Mourners Gather Online in Aftermath of Ft. Hood Rampage
clared at Fort Hood, Texas, after a deadly shooting rampage that left 13 people dead and 30 wounded. A picture is now emerging of the alleged gunman, Maj. Nidal Hasan,who reportedly opened fire inside a crowded medical processing center. Investigators, meanwhile, continue piecing together what happened.
Already, several instant social network support groups have sprung up. This Facebook page counts nearly 10,000 members; this one has 2,200 followers. For news and instant updates, the Killeen Daily Herald has an excellent Twitter feed: Readers can find out where the Red Cross is holding local blood drives, as well as where victims are hospitalized. The Fort Hood Sentinel has posted contact numbers for a family support hotline. On the national news side, the New York Times’ The Lede blog has an excellent roundup.
Over the next few days, you can expect to see more stories on incidents of soldier-on-soldier violence. As Peter Spiegel of the Wall Street Journal reports, such cases have been relatively rare since the wars in Iraq and Afghanistan began, and they do not always share common motives. As I pointed out after a deadly shooting at a “stress clinic” at Camp Liberty, Iraq, the professional, all-volunteer force provides more psychological screening and family support to deployed troops than the draft military ever did.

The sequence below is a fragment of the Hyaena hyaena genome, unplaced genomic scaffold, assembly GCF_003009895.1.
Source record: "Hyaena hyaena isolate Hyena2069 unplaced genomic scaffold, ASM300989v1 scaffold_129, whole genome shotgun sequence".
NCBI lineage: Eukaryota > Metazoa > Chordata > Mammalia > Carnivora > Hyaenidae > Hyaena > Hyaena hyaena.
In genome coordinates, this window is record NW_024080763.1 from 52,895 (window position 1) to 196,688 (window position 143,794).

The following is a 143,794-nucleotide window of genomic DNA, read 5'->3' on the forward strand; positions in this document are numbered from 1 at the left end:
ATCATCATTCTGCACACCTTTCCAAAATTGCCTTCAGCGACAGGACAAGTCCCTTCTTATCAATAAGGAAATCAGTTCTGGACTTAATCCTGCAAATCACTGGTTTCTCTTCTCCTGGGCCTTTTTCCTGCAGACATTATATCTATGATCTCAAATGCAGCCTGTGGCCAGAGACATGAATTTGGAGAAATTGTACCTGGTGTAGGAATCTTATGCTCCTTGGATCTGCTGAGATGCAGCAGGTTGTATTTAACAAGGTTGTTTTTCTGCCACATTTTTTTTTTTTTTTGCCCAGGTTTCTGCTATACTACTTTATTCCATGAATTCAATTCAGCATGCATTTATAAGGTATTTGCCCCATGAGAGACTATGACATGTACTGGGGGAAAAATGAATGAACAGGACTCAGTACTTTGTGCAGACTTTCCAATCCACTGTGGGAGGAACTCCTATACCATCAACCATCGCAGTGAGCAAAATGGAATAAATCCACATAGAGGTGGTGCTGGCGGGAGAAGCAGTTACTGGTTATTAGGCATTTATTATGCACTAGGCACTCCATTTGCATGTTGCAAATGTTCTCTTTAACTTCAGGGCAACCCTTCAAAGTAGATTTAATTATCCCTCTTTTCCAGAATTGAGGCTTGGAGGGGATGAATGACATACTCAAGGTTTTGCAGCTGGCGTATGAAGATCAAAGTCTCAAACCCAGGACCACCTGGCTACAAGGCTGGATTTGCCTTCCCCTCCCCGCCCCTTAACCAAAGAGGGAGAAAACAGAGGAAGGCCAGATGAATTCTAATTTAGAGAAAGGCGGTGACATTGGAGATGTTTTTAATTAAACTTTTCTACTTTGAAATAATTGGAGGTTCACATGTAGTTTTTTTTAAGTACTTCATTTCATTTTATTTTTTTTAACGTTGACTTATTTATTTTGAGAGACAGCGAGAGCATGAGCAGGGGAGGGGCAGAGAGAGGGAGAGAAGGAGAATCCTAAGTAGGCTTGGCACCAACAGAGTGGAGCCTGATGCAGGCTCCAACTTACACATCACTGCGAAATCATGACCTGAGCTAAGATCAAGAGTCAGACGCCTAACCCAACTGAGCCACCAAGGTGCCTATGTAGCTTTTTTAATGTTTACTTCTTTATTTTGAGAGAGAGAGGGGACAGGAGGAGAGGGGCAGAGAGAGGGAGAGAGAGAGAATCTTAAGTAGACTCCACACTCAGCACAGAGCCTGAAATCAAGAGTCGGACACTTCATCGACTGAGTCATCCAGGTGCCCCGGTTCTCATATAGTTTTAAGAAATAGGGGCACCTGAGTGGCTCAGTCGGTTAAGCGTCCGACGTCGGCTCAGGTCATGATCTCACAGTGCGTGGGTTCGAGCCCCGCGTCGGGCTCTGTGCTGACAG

But the incident is sure to put a renewed spotlight on the strain of repeat deployments. As Ann Scott Tyson of the Washington Post reports, Fort Hood has seen a high number of suicides: More than 75 suicides have been recorded there since 2003. The large number is linked, in part, to the fact that Fort Hood is the Army’s largest installation, with more than 53,000 troops. But Tyson also quotes military officials, who describe the psychological toll of repeat deployments as “unprecedented.”
The tragedy at Fort Hood may also spur discussion about another issue: firearms on U.S. bases. According to the Killeen Daily Herald, both guns allegedly used in the shootings were personal weapons. Fort Hood has regulations for registration of firearms on post — and the Morale, Welfare and Recreation center outlines the rules — but this case may prompt re-examination of policies. Earlier this year, reports of a memo requiring soldiers stationed at Fort Campbell to inform their chain of command of privately owned firearms sparked an internet uproar. That fueled conspiracy theories that the government had a nefarious plan to disarm law-abiding soldiers and citizens.
Either way, difficult days are ahead at Fort Hood. In a statement released late yesterday, Secretary of Defense Robert Gates said: “There is little we can say at this point to alleviate the pain or answer the many questions this event raises, but I can pledge that the Department of Defense will do everything in its power to help the Fort Hood community get through these difficult times.”
UPDATE: For an insider’s view of the Fort Hood shooting and its aftermath, BoingBoing has an interview with Amanda Kim Stairrett, the military editor at the Killeen Daily Herald. Their office is just down the road from Fort Hood, and the paper was able to get a reporter and photographer inside the gate before it was closed to media. “Everything we cover–schools, business–it’s all been touched by this,” Stairrett sa